(Updates prices in fifth and sixth paragraphs.)
Nov. 30 (Bloomberg) -- Goldman Sachs Group Inc., after this year’s losing endorsement of U.S. bank stocks, recommends as its top trade for 2012 a bet against European high-yield corporate debt and forecasts a “deeper recession” for the region.
The fifth-biggest U.S. bank in terms of assets recommended in a research note that investors speculate on the rising cost of insuring against the default of European junk bonds by using the Markit iTraxx Crossover Index of 50 companies with mostly high-yield credit ratings. The gauge of derivatives will climb to 950 basis points, or 9.5 percentage points, from 770 basis points, according to Goldman Sachs, which urges investors to exit the trade if the index falls to 680 basis points.
“The ongoing shocks from the region’s sovereign crisis -- and policy responses to them -- are likely to be the biggest determinant of the outlook over the next few months,” Dominic Wilson and Jan Hatzius, economists at Goldman Sachs, wrote in the research note, published today.
Goldman Sachs said a year ago that the U.S. economy would expand 2.7 percent in 2011, and U.S. bank stocks, junk bonds, commodities, Japanese equities and China’s currency were its top recommendations. America’s gross domestic product is forecast to grow 1.8 percent in 2011, according to the median forecast of 63 economists in a Bloomberg News survey.
Drop in Financials
The Standard & Poor’s 500 Financials Index has lost 18 percent this year in the worst performance among 10 industry groups. U.S. banks, measured by the 24-company KBW Bank Index, have fallen 26 percent on a total return basis.
America’s high-yield corporate debt has returned 1.4 percent as of yesterday, according to Bank of America Merrill Lynch index data. The Standard & Poor’s GSCI Total Return Index of commodities has gained 1 percent. Japan’s Nikkei 225 Stock Average has dropped 16 percent, while China’s yuan has appreciated 3.6 percent against the dollar this year, according to the China Foreign Exchange Trade System.
The U.S. economy will expand 1.5 percent next year, while Europe’s will contract 0.8 percent, according to Goldman Sachs. The bank lowered its worldwide economic growth estimate to 3.2 percent from 3.4 percent.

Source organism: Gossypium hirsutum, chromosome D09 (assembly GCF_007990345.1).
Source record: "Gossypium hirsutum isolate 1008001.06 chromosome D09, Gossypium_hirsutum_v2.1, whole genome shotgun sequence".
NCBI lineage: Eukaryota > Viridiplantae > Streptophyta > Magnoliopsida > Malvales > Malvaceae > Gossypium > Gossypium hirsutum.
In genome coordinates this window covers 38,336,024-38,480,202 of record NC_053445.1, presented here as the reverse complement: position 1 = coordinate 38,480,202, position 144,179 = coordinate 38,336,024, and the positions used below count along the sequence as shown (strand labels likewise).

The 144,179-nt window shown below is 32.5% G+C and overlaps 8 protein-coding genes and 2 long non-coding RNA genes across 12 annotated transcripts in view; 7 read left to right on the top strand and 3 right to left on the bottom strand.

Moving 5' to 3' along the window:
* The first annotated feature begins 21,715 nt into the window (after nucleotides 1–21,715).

The financial crisis in the euro zone will weigh on the U.S. economy through early 2012, according to Hatzius.
Hatzius on Crisis
“There will be an intensification over the next few months,” Hatzius said today in a conference call with clients. A “tightening of financial conditions” will limit the “willingness of banks to lend,” he said.
Europe may stem its debt crisis by moving to a “full fiscal union” in which all countries assume responsibility for the euro area’s sovereign debt or by “a much larger commitment” by the European Central Bank to support sovereign- debt markets, according to the Goldman Sachs note.
The bank’s European growth estimate “is conditional on major policy changes in the region, probably involving a partial ‘mutualization’ of the existing debt stock supported by the ECB,” the Goldman Sachs economists wrote. “The alternative scenario is that the euro area breaks up and there is a much deeper recession.”
Junk, or high-yield, bonds are rated below Baa3 by Moody’s Investors Service and less than BBB- by Standard & Poor’s.
Goldman Sachs also recommended betting on German 10-year bund yields climbing to 2.8 percent from 2.3 percent and exiting the trade if they fall to 2 percent. The bank predicted the euro will rise to 1.35 Swiss francs from 1.2260 and said investors should abandon the trade if the euro falls to 1.20 francs.
Investors should go long on Canadian stocks versus Japanese equities, bet on the Malaysian ringgit and the yuan against the dollar and pound and speculate on a gain in Brent crude oil, according to Goldman Sachs. A long is a bet an asset will gain in value.
--With assistance from Catarina Saraiva, Nikolaj Gammeltoft and Elizabeth Stanton in New York and Timothy R. Homan in Washington. Editors: Dennis Fitzgerald, Dave Liedtka
To contact the reporter on this story: John Detrixhe in New York at firstname.lastname@example.org
To contact the editor responsible for this story: Dave Liedtka at email@example.com